Health in Focus: Brain Cancer, Glioblastoma

In the wake of John McCain’s tragic death, a lot of people may be thinking about glioblastoma, the brain cancer that ultimately killed him.

Dr. Jay Jagannathan, a board-certified neurosurgeon with Jagannathan Neurosurgery, breaks down the difficulties in how this type of cancer is treated.

There are two types of brain tumors, benign and malignant.

Malignant means a cancer type that can spread to other areas. Glioblastoma is the most common form of malignant brain tumor, and also the most severe, Jagannathan says.

“In spite of all of the medical advancements we have had over the course of the last 60 years or so, the survival for glioblastoma, or the average survival, has only gone up about four weeks, so it is still largely unknown in terms of how we treat it.”

The brain has extra complications that make it difficult to treat this cancer.

“The brain is protected from the rest of the body because of what is called a blood brain barrier,” Jagannathan says. “And so it makes it more difficult for medication and chemotherapy and that sort of thing to enter the brain. And even if they do, a lot of times these medications can have toxicity, which patients can be very sensitive to.”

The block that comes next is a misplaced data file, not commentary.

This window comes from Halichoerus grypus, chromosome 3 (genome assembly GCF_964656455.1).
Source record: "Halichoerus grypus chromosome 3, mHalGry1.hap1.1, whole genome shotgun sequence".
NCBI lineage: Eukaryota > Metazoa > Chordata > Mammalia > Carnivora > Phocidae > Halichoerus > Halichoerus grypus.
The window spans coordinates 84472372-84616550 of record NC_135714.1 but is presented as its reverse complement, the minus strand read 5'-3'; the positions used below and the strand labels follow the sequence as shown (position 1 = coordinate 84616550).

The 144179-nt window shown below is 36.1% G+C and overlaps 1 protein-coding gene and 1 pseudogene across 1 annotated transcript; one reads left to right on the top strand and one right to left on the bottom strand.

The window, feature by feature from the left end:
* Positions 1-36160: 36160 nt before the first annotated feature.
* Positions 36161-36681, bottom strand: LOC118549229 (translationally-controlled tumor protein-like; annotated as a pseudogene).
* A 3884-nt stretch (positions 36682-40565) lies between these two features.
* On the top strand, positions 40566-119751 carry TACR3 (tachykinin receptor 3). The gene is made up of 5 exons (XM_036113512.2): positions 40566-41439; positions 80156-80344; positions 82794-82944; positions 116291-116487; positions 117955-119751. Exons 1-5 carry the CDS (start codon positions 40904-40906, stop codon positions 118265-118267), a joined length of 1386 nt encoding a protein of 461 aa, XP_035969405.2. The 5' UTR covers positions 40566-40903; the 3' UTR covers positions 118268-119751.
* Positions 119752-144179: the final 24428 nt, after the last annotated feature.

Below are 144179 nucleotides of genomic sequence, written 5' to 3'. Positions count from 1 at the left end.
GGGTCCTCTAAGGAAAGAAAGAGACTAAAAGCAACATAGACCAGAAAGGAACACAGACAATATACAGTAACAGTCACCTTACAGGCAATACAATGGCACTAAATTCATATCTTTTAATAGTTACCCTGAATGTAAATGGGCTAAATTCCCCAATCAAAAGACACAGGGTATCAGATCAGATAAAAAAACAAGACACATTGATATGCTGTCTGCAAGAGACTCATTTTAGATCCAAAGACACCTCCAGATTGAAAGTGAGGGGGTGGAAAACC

Another key factor to why glioblastoma is nearly untreatable is because it’s difficult to reset or remove it safely without causing damage to the rest of the brain.

“A lot times the symptoms are very subtle, so because of the location ion the brain it is not looked into properly until the tumor has grown extremely big,” Jagannathan says.

For more health information, contact Jagannathan Neurosurgery for neurosurgery, neurology and interventional pain management.

Northern Michigan: 989-701-2538

Upper Peninsula: 906-253-1341

Southeast Michigan: 248-792-6527

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